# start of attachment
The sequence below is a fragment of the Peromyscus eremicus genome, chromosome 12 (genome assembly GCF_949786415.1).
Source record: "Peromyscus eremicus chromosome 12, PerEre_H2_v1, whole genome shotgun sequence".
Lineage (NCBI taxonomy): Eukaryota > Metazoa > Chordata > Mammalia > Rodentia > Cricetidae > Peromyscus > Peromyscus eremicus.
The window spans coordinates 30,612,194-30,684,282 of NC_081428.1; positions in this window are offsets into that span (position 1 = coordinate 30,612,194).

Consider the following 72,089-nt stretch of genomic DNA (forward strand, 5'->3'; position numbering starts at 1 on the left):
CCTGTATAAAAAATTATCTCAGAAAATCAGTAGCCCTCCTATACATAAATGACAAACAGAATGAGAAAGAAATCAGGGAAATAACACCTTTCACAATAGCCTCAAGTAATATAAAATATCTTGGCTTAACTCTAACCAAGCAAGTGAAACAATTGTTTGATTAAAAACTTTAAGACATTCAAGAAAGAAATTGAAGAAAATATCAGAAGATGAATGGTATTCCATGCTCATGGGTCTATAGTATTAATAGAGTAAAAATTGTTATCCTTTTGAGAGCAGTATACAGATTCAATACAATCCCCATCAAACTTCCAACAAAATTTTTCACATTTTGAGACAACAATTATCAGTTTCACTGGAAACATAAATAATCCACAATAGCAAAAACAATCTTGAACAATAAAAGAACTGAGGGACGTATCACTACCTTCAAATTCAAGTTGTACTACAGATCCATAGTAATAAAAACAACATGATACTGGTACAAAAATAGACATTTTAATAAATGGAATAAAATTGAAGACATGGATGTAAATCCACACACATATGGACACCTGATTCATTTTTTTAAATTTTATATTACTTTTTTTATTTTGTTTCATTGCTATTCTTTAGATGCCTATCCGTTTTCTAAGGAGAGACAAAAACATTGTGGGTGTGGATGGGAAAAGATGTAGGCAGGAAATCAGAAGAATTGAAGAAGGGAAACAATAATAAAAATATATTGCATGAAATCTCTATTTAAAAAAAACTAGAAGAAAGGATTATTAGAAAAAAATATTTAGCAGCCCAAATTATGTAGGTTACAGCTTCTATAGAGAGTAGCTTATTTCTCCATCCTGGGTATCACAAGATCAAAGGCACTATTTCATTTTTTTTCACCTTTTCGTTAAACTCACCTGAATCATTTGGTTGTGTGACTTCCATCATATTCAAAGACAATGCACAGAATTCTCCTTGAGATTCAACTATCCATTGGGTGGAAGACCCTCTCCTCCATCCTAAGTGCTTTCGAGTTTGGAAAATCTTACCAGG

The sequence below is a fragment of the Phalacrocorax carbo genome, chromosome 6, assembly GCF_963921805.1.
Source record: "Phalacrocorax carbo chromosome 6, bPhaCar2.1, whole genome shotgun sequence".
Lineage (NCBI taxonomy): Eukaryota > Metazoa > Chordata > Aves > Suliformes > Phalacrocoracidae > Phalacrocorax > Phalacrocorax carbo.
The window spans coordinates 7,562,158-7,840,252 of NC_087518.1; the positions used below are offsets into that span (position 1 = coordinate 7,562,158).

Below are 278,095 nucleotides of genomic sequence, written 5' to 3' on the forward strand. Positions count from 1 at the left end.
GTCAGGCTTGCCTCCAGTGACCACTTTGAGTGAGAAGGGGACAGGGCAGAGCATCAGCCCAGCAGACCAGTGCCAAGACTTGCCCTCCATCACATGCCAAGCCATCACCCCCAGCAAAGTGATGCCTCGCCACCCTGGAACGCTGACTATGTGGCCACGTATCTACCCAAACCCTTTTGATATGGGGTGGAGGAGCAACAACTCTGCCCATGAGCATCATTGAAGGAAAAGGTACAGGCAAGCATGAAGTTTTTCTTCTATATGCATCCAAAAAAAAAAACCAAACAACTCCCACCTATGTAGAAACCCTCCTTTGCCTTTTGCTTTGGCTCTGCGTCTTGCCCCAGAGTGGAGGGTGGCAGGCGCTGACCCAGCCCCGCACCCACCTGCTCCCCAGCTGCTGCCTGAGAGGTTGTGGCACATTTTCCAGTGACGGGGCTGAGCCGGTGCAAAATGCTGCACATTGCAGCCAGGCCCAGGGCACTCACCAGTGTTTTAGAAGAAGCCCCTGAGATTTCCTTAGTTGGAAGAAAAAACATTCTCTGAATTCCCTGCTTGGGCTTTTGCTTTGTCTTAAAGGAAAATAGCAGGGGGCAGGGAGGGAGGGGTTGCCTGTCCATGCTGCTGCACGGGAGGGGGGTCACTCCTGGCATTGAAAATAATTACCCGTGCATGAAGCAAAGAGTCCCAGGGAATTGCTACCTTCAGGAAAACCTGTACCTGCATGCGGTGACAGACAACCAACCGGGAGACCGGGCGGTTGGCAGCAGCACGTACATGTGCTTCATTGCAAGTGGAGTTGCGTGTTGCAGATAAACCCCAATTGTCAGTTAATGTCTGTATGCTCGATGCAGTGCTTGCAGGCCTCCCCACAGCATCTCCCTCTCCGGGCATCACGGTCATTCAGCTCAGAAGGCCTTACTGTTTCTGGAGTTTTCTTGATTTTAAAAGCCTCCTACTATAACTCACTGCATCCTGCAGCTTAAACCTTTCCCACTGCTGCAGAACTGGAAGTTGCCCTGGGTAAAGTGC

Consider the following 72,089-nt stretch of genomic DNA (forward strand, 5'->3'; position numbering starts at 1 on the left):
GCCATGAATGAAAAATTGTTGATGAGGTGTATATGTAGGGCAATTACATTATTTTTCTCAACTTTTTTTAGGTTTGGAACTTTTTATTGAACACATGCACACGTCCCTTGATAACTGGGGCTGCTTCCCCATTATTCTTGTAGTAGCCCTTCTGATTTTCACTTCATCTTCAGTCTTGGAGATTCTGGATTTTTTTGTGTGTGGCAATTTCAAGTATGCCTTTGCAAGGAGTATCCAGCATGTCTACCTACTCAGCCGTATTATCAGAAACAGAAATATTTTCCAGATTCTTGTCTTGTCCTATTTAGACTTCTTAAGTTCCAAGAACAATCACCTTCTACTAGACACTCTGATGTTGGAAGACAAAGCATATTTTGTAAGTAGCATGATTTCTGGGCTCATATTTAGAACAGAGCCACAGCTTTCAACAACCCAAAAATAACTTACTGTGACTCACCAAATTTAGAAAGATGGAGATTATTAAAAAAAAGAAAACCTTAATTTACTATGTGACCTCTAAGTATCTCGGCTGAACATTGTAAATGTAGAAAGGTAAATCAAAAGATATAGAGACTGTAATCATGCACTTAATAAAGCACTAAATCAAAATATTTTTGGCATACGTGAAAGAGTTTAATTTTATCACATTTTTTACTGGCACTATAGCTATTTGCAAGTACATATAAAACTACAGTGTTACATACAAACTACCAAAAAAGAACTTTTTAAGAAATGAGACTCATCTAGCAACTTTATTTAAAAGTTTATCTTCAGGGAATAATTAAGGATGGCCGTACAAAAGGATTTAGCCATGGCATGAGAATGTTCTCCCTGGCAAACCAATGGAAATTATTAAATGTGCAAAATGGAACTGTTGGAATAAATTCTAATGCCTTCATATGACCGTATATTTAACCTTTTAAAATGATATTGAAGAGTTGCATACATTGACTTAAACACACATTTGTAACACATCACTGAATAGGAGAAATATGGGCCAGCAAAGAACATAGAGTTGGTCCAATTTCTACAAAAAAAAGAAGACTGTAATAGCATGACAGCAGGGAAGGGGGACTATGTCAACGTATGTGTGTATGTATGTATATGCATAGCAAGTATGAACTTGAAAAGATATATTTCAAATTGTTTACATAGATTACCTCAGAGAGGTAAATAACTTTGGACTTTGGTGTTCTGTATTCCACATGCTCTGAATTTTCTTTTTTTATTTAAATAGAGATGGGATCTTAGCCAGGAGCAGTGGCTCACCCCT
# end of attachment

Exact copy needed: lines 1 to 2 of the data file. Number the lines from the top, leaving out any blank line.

The sequence below is a fragment of the Peromyscus eremicus genome, chromosome 12 (genome assembly GCF_949786415.1).
Source record: "Peromyscus eremicus chromosome 12, PerEre_H2_v1, whole genome shotgun sequence".